Five Reasons Why I Love Turkey

My Top Five of Turkey

Our time in Turkey was filled with wonderful people, delicious food, and incredible experiences. We went out and saw as much as we possibly could, and here’s a small taste of some of my favourites from our adventure in Turkey!


Troy, Turkey
Troy was an incredible experience for Nathanael and I; the setting of one of the most famous legends in the world. The English name wavered between Troy, Troya, and Truva, and locals seemed a bit bemused as to why we wanted to visit, but if you’re an ancient history buff it’s a must-see. They have pretty good signage all over detailing what kind of structure you’re looking at and from what time period it’s from (because the city has been rebuilt at least NINE times!). One cliff had signs slowly going down its height detailing at which “Troy” occurred in the sediment layers. Çanakkale is the nearest city to the site and is worth a visit too, you can pose with the Trojan Horse movie prop!


The Library of Celsus, Ephesus, Turkey
Ephesus was our first sightseeing excursion in Turkey, and it was definitely a lesson in how to manage ourselves in the heat of Turkey’s summer. Despite the mild heat stroke, Ephesus was incredible. It was packed with tourists, but that barely mattered because the site is so large and has so much to see. The first of my favourite spots was probably the Library of Celsus (above!). I had never seen anything like it and to know that this place once held so much knowledge, it was the third richest library in ancient times! The theatre was amazing of course, as its one of the biggest and most impressive structures still standing, but I also loved walking down the Arcadian Street. The Arcadian Street leads all the way from the theatre to what was once the sea, and while now it’s lined with rubble and stork nests perched on crumbling pillars, at one time it was lined with shops and galleries filled with goods that had come up from the harbour.


Eqyptian Spice Market, Istanbul, Turkey
Ahhh Istanbul, city of wonders and aggressive street vendors 🙂 Honestly though, I loved Istanbul. Highlights of course would be the three big sites: Hagia Sophia, the Blue Mosque, and Topkapi Palace, but there was so much more. We met up with a friend of ours who took us for a walk from Galata Tower, down Istiklal Avenue, and on to Taksim Square; great for people-watching, checking out funky shops, and delicious Turkish delight. Mosques are everywhere, each of which are beautiful and unique in their own way. The Grand Bazaar and Egyptian Spice Market were also among my favourite places we explored. They’re a bit stressful to do much shopping in, especially if you aren’t used to bartering or the crowds of people, but they’re a lot of fun just to look around. I loved looking at the overflowing bins of colourful spices and tea, the beautiful lamps, and the antiques.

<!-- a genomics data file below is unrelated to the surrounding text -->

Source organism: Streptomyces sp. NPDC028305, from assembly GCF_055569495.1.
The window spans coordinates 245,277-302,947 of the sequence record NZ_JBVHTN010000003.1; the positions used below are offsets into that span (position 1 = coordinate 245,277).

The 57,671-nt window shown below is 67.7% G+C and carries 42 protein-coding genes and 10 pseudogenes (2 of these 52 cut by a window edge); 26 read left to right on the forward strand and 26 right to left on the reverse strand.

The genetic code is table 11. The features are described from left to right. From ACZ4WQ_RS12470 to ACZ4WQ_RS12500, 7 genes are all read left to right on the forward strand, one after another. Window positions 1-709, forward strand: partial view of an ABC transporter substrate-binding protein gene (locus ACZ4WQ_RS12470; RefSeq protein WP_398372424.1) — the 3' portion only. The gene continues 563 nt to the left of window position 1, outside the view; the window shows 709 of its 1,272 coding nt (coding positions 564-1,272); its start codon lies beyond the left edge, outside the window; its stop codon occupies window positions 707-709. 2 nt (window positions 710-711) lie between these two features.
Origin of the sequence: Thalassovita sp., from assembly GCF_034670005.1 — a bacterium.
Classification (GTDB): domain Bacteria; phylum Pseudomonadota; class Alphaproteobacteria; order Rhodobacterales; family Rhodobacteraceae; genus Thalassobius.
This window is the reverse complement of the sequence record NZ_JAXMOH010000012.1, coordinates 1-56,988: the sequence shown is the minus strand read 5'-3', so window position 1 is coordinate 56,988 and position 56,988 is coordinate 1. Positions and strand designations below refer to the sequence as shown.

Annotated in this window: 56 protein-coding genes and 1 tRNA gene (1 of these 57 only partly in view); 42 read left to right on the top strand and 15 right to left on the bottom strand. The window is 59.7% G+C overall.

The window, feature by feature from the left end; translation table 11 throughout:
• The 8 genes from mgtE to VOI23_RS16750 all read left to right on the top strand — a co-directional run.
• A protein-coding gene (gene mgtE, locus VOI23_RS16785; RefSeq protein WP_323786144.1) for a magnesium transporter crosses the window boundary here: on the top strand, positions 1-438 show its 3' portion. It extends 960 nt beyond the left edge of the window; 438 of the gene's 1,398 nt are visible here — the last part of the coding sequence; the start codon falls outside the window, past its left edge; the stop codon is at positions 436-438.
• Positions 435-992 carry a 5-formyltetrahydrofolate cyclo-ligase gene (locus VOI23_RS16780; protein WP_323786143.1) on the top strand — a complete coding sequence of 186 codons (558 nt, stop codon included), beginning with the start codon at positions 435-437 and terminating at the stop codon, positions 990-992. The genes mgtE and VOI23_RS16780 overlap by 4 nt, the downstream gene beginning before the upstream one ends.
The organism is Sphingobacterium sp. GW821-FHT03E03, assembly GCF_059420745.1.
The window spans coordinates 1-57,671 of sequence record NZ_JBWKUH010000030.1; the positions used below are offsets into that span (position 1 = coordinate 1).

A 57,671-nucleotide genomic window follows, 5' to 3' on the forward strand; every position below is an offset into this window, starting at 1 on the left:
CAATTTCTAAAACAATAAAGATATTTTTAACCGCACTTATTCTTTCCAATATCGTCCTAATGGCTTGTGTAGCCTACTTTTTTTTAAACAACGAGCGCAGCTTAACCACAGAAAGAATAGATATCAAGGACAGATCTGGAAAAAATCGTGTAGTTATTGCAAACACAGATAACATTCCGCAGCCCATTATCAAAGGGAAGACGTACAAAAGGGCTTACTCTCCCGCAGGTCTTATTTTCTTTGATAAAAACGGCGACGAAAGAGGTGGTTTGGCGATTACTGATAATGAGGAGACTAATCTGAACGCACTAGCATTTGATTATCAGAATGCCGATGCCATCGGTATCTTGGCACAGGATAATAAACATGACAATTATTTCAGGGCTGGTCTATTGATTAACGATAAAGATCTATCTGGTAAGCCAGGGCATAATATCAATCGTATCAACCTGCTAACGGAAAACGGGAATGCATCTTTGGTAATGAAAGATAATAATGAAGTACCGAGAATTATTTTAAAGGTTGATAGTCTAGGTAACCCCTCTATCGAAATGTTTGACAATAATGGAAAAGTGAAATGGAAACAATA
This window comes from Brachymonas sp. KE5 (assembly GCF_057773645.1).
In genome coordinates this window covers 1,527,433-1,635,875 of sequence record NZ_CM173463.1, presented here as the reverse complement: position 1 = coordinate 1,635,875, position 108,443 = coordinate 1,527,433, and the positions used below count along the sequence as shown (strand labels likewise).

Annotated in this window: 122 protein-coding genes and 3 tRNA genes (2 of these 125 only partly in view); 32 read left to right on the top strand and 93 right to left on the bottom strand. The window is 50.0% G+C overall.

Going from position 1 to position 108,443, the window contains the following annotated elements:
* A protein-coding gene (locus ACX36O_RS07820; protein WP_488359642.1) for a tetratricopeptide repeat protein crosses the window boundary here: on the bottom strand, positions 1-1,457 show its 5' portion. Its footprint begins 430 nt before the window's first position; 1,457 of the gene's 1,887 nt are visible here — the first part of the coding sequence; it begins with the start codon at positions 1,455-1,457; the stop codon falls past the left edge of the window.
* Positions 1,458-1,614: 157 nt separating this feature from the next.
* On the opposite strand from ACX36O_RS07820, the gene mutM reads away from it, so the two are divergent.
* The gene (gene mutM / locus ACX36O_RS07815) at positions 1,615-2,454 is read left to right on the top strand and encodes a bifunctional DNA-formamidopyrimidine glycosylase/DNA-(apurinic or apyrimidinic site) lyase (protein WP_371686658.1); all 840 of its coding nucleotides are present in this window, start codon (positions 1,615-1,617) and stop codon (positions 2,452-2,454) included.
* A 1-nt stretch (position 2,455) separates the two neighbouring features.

Koza Hani, Bursa, Turkey
Bursa was an unexpected gem on our trip. We were volunteering near Yalova and our hosts recommended Bursa as a fun side trip. Looking into it, it seemed kinda interesting, so away we went. There was so much more to see than we anticipated, and we wished we had booked a bit more time. Bursa itself has been an important centre in Turkey for a long time, with history dating back all the way to 4000 BC, so needless to say there’s a lot to see around the city. The market was probably my favourite site, but the city itself was beautiful, it felt like everywhere we turned was something interesting like city walls, fortresses, and mosques. Ulu Cami is the largest mosque in Bursa, built in the late 14th century, and always seems to have a community of people meeting around it. The Covered Market was a labyrinth, but we were determined to track down the Koza Han, the famous silk market that was established back in the 15th century! After nearly giving up, we finally found it and it was well worth the hours of searching (check out the picture above!).


Heybeliada, Turkey
Heybeliada is the second largest of the Prince’s Islands just outside of Istanbul. The only motorized vehicles allowed on the island are service vehicles, so it’s essentially a walker/cyclists paradise. Heybeliada looked a bit quieter than Büyükada, the largest of the island chain, and we loved the laid-back vibe of the island. Beautiful, old wooden houses (which  we hadn’t seen anywhere else in Turkey) are all over and probably make up the majority of our island adventure photos. While people recommend seeing the mountaintop monastery, the best thing about the island is actually the network of paths leading to different beaches and featuring great views of the sea.

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